Friday, May 24, 2024

Alabaster to assess all traffic signals as part of broader infrastructure plan

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A Shelby county city is taking steps to better manage its growth.

This includes taking stock of the city’s infrastructure from the bottom up.

The city of Alabaster is taking the next step in their transition to a new asset management system.

Monday night, the city of Alabaster approved a city-wide traffic signal assessment.

This includes all 35 traffic signals in Alabaster’s city limits.

The city is essentially ‘taking inventory’ of their assets that include traffic signals, paving, streetlights, signs, drainage structures, gutters, speed humps, the sewer system and more.

Fred Hawkins, City of Alabaster Director of Environmental, Engineering and Building Service says the next phase will be assessing traffic signals, with those assessments expected to begin next week.

“That puts everything on a map, on a computer system, where you can click on an intersection or signal. It’ll pop up the signal, who owns it, who maintains it, what all is in the cabinet…all the parts and pieces,” said Hawkins.

A local civil engineering firm will be doing the assessments, it’s a job the city approved with a budget of $60,000.

Once the assessment is complete, the city can determine if any signals need to be changed, updated, or replaced.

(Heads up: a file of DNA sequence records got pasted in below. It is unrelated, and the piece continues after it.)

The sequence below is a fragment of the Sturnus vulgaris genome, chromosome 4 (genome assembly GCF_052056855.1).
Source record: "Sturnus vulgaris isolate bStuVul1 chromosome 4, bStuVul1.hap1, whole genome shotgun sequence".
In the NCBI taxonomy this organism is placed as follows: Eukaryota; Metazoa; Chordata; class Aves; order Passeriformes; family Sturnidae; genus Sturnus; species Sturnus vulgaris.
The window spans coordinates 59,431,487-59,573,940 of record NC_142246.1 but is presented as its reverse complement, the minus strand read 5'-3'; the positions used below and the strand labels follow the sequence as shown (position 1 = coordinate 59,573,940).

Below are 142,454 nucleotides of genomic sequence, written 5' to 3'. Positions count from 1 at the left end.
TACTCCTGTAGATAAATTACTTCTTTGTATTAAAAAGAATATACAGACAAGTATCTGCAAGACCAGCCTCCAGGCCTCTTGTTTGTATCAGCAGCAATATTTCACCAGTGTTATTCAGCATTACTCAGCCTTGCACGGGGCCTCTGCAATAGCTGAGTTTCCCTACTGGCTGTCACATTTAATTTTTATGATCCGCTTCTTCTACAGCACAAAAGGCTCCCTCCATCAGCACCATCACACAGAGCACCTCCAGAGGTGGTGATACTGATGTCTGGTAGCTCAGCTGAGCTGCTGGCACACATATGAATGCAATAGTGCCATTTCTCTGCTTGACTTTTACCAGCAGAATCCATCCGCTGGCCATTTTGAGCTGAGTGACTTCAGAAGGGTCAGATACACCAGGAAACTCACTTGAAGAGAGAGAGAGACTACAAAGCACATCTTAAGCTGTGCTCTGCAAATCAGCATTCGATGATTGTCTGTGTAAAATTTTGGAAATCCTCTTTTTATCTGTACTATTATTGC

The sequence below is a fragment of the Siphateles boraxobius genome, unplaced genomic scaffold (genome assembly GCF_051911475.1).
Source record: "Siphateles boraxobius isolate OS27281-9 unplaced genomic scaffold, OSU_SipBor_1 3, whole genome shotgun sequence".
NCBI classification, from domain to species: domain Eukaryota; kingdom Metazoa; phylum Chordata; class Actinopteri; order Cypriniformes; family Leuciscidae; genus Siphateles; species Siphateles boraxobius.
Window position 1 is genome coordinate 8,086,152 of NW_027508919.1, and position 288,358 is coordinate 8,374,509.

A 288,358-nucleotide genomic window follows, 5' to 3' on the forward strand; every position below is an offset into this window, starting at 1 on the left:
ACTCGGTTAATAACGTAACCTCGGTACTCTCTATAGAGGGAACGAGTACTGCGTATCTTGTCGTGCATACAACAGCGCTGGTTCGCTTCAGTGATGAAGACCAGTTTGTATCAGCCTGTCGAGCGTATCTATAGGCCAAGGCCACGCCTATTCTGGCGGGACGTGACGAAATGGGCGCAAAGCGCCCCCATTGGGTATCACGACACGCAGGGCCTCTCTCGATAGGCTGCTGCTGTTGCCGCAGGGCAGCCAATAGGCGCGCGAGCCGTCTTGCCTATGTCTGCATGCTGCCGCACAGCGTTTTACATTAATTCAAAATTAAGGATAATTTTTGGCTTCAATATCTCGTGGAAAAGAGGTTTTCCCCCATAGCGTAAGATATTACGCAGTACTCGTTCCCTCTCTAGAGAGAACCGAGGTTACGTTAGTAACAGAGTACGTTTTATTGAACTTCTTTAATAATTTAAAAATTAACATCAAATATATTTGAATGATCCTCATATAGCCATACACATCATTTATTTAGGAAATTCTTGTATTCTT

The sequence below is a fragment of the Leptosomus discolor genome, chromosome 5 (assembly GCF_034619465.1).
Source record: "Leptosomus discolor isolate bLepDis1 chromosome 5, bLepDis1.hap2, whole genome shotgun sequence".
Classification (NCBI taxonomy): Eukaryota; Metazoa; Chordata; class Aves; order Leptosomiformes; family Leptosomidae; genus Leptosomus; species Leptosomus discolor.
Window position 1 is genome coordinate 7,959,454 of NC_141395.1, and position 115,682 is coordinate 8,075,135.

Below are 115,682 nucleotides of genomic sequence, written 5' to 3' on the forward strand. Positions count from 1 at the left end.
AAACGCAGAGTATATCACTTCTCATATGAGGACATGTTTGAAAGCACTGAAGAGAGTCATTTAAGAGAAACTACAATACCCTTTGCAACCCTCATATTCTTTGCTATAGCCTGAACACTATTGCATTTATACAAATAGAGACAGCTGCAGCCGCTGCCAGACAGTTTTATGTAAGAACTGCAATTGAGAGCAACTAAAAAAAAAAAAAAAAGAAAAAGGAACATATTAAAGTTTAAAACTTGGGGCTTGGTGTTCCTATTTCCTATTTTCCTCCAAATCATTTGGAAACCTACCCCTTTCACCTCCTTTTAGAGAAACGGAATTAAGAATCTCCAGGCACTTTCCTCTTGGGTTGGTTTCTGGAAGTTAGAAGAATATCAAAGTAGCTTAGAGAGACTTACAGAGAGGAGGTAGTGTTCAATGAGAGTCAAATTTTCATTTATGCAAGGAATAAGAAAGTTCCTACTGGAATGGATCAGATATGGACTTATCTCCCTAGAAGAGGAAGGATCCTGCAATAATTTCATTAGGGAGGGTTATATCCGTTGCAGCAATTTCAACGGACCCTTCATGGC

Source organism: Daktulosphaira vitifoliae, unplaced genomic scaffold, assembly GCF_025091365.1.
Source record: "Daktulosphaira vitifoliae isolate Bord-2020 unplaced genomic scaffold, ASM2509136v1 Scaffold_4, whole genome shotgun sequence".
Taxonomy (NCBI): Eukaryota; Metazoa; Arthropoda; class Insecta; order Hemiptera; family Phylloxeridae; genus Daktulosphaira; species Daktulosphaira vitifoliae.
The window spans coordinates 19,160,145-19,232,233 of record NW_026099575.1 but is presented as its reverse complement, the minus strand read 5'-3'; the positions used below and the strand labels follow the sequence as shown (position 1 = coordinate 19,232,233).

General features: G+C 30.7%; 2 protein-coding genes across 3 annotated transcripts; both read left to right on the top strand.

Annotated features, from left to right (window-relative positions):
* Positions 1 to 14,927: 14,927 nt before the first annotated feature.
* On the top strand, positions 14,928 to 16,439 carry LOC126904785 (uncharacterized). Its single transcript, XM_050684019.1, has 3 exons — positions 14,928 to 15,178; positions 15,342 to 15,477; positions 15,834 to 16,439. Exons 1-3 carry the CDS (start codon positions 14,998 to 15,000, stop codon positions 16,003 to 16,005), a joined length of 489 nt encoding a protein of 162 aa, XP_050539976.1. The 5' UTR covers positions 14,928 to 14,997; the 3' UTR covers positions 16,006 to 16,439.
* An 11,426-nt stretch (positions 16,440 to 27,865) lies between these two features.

“We’re really focusing on traffic, Alabaster has grown really fast over the past few years. the traffic and roadway infrastructure has really lagged behind. Like any busy city, we really want to focus on our traffic and roadway infrastructure to make sure we’re keeping up with population growth,” said Hawkins.

Keeping up with this growth is something residents I spoke to can concur with.

One resident said the growth is natural and expected, but they are open to any change to improve traffic in the area.

“With Alabaster growing the way that it is… more people moving down this way from the Birmingham, Hoover area, it definitely could use a little improvement. Especially getting people to and from the interstate, back into the neighborhoods, to schools and things like that… kind-of ease the flow,” said Alabaster resident Kaylor Hagerla.

While it is still uncertain if there will be any change to the signals or traffic flow yet, this is all part of the cities comprehensive plan, with expansion in mind.

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